There are large screens in the IT departments, but the screens have actually become a bit smaller for the users. And if I simply can't convince mobile because something doesn't work, check outs, big problem mobile, then I'm really behind. And mobile is really a bit more than just displaying the page in a responsive way. And I find going from mobile to a desktop view much easier than optimizing from desktop to a mobile view. That is, if you really build a mobile site and you focus on the essential things, then you can just do yes, exactly that. Focus on the essential things. 

That's what it's all about and then in the next step you can see how the whole thing should look on the desktop. Then it's best not to make the mistake of making all the elements just huge, because that doesn't help anyone. It must be somehow also hand and foot. You can also display elements side by side. You don't have to enlarge them all and display them one below the other. But as I said, mobile is so important and it just has to work, the whole process and the little things.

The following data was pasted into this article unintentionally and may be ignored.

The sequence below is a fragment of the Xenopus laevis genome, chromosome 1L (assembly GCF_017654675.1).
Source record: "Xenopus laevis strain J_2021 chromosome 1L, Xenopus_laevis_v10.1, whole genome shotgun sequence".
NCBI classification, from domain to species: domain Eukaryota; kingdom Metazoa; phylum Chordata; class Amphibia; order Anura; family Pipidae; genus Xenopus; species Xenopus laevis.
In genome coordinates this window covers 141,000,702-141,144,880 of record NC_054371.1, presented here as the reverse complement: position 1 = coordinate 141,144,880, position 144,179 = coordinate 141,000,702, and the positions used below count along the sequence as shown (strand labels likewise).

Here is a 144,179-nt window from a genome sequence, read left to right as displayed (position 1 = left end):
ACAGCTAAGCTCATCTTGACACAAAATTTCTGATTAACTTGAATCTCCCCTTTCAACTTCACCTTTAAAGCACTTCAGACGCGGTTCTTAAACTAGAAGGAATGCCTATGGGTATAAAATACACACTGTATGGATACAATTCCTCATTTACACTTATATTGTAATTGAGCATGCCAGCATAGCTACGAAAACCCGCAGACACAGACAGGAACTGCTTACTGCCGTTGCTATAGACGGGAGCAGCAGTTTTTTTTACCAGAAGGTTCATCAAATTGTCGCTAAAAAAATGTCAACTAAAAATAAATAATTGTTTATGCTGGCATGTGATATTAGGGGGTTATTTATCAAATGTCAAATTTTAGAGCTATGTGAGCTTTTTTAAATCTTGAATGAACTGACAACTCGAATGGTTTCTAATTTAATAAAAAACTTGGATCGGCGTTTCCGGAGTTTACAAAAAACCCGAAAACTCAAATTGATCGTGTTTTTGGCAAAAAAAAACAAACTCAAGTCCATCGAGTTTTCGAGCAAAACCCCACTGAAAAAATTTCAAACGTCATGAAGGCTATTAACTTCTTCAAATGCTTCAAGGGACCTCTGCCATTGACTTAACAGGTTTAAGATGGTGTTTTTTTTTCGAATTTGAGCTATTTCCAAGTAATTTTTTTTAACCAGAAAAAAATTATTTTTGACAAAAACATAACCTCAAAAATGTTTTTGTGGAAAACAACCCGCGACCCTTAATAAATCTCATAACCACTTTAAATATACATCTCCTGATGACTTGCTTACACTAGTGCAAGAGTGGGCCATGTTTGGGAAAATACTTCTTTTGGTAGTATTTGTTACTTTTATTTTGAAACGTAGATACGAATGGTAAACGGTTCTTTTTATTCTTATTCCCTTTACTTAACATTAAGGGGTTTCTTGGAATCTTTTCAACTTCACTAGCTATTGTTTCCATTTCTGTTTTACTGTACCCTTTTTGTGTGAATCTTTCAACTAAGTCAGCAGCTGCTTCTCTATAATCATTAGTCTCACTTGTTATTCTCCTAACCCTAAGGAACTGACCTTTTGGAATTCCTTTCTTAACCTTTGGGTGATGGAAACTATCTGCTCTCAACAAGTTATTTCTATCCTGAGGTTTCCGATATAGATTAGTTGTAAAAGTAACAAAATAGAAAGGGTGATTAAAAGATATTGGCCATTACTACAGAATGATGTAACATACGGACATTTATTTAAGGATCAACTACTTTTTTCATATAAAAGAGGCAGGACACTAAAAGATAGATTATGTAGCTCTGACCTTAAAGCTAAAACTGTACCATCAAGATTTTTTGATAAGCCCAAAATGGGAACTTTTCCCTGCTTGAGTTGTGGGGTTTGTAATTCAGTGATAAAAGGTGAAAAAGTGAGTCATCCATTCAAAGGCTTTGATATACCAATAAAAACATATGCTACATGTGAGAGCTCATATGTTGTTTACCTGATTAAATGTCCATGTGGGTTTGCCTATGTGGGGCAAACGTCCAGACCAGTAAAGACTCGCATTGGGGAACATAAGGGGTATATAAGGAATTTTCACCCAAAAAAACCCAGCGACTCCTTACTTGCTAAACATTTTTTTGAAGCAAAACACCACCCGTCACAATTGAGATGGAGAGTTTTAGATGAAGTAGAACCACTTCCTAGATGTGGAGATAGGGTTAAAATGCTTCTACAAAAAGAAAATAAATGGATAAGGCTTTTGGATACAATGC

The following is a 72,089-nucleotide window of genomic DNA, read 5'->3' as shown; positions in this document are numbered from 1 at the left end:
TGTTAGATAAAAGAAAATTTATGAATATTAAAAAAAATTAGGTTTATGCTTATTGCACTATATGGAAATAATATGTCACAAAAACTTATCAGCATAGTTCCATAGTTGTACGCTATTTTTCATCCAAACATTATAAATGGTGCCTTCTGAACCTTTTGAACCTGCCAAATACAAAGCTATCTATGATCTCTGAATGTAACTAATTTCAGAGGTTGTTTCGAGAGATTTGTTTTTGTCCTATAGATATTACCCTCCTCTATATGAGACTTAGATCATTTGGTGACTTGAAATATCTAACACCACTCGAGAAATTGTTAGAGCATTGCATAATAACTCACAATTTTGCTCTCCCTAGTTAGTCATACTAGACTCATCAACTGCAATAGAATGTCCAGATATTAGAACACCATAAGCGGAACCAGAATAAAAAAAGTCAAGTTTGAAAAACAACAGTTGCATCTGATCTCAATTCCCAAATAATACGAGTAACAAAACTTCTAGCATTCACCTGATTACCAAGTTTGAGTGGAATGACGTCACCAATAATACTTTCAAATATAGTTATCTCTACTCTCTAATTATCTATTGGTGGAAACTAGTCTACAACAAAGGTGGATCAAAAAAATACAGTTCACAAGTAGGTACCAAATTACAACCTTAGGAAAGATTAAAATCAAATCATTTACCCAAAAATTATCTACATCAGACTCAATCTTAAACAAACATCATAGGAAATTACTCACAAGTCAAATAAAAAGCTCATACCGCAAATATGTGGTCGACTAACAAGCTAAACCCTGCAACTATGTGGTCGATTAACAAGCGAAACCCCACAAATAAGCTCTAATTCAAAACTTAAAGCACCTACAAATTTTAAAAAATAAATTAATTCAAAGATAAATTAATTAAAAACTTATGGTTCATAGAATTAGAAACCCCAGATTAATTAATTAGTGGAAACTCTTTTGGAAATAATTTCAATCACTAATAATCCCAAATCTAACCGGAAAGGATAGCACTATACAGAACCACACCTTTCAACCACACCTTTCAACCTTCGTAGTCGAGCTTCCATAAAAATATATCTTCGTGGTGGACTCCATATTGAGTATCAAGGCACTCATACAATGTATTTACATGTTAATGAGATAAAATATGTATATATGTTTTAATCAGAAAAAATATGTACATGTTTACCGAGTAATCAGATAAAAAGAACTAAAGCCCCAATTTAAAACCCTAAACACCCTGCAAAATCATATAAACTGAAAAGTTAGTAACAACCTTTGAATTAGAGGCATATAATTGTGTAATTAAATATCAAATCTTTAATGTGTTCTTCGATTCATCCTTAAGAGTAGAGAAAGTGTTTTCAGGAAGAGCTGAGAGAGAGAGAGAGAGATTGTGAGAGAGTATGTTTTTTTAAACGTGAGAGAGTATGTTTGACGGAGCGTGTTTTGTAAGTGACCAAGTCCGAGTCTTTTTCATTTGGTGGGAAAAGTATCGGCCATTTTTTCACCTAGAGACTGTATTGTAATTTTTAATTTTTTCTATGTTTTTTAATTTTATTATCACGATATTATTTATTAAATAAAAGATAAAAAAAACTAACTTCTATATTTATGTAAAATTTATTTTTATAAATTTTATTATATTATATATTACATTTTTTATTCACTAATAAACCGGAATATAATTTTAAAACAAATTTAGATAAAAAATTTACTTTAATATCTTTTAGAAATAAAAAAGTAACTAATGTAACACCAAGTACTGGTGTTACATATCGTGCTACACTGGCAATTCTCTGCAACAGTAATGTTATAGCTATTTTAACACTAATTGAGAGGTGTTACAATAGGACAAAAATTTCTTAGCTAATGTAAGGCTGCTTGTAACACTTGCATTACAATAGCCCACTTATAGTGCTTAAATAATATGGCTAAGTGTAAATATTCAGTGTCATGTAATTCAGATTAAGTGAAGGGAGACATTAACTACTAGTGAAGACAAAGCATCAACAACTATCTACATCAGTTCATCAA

Mobile is still from the haptics, it's really haptic. I hold it in my hand. I move it with my thumb and so on, and the haptics simply have to be right. So how do you fill out forms, does it work, does it open in the right elements? Does that work with Android and iOS that the fields are filled out properly. In Safari as in Chrome, for example. Are passwords stored properly? Does it feel good? do I get through really well on mobile? 

For example, a page automatically scrolls a bit further when I have filled it out on the cell phone. It's so hard to just scroll a form field on a cell phone, it's a bit annoying. I prefer the page to do that by itself. Or even when it comes to where the keyboard is displayed, the form has to be well thought out. And if something pops up in the form, it has to be done in such a way that the operating system understands it, or that I can still use the pull-down with my thumb and the like. So that I can really get through it fluidly.

And at the latest when you check out, most of the pages are then completely focused on the desktop again, which you may even understand because it was often said: well, people do their research on mobile devices. But if you want to buy, then go to the PC and order there. And that was true for a long time. In the meantime I have to say that even I, who was never really a big advocate of mobile, do an incredible amount on the iPhone, an incredible amount on the phone. And the displays have gotten bigger, even outside of the iPhone world, the Android displays have gotten bigger, easier to use and stuff like that.